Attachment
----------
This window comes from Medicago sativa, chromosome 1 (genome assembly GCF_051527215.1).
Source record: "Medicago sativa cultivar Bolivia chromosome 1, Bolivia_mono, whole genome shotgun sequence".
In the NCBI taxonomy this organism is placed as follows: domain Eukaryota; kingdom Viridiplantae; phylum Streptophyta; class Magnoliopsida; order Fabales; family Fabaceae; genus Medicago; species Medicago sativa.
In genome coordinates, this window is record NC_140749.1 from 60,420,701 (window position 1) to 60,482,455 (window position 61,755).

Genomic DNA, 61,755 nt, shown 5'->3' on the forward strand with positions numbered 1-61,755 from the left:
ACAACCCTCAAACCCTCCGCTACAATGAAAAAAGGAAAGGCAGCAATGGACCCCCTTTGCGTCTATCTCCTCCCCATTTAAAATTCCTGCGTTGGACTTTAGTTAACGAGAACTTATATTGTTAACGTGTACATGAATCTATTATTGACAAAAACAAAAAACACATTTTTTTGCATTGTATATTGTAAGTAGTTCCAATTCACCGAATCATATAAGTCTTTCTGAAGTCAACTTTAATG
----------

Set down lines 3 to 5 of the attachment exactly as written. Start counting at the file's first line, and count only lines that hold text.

In the NCBI taxonomy this organism is placed as follows: domain Eukaryota; kingdom Viridiplantae; phylum Streptophyta; class Magnoliopsida; order Fabales; family Fabaceae; genus Medicago; species Medicago sativa.
In genome coordinates, this window is record NC_140749.1 from 60,420,701 (window position 1) to 60,482,455 (window position 61,755).

Genomic DNA, 61,755 nt, shown 5'->3' on the forward strand with positions numbered 1-61,755 from the left: